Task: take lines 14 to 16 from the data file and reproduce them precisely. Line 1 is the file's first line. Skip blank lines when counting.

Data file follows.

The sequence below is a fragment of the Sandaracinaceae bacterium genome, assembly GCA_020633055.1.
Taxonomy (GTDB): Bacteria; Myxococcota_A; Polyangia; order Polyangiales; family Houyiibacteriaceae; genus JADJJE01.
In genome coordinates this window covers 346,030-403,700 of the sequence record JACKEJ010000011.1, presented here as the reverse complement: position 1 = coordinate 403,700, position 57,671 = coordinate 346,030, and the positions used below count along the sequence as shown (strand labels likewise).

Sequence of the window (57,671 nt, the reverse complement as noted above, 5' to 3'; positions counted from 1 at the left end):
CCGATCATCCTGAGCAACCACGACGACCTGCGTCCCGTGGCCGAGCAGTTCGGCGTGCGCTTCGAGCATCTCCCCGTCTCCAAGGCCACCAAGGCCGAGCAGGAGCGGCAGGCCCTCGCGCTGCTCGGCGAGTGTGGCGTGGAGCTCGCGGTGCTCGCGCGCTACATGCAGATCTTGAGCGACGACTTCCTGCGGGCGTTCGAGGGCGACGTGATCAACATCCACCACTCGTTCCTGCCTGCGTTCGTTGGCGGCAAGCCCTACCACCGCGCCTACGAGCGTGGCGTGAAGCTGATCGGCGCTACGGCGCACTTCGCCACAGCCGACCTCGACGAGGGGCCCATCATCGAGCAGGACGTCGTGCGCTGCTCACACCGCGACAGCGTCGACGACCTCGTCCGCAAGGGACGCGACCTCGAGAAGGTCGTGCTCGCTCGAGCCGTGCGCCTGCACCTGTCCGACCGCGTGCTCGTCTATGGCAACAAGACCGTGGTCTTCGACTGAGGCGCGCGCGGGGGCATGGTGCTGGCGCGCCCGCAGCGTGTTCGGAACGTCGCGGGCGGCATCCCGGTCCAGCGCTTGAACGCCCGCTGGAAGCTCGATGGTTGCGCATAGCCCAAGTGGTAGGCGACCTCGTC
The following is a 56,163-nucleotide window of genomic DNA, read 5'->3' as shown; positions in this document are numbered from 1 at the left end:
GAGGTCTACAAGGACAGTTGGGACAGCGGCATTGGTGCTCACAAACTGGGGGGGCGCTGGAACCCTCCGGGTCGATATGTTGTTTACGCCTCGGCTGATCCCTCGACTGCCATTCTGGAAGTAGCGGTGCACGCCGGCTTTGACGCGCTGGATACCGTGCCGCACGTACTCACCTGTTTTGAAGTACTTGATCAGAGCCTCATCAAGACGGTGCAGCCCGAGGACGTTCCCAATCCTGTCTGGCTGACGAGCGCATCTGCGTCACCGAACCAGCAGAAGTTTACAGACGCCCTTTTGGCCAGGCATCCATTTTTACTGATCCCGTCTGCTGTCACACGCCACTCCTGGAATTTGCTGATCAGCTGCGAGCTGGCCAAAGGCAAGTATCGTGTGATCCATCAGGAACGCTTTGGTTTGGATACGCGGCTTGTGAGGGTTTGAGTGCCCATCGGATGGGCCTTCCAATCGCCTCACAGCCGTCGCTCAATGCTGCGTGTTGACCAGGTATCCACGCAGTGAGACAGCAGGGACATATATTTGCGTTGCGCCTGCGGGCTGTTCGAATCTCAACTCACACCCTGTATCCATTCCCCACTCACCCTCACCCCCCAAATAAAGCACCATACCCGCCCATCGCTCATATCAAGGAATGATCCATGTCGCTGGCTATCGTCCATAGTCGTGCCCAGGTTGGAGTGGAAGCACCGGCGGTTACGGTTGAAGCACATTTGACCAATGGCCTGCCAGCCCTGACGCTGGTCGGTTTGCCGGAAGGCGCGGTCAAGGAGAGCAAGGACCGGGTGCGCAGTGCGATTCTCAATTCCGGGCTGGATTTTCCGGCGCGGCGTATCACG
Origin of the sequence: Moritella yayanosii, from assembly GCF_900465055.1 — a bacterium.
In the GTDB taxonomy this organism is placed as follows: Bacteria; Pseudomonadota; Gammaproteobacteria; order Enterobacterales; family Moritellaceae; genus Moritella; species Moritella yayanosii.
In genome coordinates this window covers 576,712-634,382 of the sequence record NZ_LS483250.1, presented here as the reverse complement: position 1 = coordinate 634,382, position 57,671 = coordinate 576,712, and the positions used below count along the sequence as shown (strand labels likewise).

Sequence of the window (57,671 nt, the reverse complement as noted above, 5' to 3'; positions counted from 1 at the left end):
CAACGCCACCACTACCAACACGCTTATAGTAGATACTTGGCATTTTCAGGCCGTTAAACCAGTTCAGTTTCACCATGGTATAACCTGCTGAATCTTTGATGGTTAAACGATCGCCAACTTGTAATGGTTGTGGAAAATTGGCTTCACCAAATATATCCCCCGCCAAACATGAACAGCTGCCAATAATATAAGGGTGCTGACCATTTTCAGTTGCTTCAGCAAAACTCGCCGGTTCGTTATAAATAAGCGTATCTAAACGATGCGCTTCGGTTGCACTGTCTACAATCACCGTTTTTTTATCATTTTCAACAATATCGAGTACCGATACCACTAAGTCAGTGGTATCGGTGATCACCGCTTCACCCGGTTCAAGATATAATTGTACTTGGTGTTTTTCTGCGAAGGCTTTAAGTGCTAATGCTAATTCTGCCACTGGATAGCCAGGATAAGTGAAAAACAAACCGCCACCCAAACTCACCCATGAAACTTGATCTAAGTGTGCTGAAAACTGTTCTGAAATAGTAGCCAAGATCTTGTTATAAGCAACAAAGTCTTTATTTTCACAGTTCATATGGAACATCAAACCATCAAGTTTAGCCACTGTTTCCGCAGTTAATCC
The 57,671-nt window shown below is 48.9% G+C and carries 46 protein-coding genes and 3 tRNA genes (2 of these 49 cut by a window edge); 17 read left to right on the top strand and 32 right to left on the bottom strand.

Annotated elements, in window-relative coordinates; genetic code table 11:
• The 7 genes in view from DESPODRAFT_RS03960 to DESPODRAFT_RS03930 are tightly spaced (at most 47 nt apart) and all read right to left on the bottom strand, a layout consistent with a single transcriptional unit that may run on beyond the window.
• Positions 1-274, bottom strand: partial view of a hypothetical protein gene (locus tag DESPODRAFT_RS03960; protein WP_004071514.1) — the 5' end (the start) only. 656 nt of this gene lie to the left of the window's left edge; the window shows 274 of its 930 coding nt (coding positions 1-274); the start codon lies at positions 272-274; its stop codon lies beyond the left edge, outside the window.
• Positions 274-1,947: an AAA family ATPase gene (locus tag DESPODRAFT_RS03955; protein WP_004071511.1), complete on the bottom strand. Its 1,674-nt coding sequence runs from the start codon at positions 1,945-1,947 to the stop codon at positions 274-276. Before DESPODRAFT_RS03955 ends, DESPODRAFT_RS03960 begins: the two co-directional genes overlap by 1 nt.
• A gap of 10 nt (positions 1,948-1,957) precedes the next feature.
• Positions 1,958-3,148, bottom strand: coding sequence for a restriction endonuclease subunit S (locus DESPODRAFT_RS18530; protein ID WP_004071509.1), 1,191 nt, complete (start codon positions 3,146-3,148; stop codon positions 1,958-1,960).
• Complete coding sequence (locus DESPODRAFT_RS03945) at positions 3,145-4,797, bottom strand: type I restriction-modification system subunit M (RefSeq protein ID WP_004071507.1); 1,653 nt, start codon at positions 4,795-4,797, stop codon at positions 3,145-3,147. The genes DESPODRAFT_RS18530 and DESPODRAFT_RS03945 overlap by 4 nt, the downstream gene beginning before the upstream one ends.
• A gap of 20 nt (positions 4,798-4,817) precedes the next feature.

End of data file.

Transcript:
Annotated elements, in window-relative coordinates; genetic code table 11:
• The 7 genes in view from DESPODRAFT_RS03960 to DESPODRAFT_RS03930 are tightly spaced (at most 47 nt apart) and all read right to left on the bottom strand, a layout consistent with a single transcriptional unit that may run on beyond the window.
• Positions 1-274, bottom strand: partial view of a hypothetical protein gene (locus tag DESPODRAFT_RS03960; protein WP_004071514.1) — the 5' end (the start) only. 656 nt of this gene lie to the left of the window's left edge; the window shows 274 of its 930 coding nt (coding positions 1-274); the start codon lies at positions 272-274; its stop codon lies beyond the left edge, outside the window.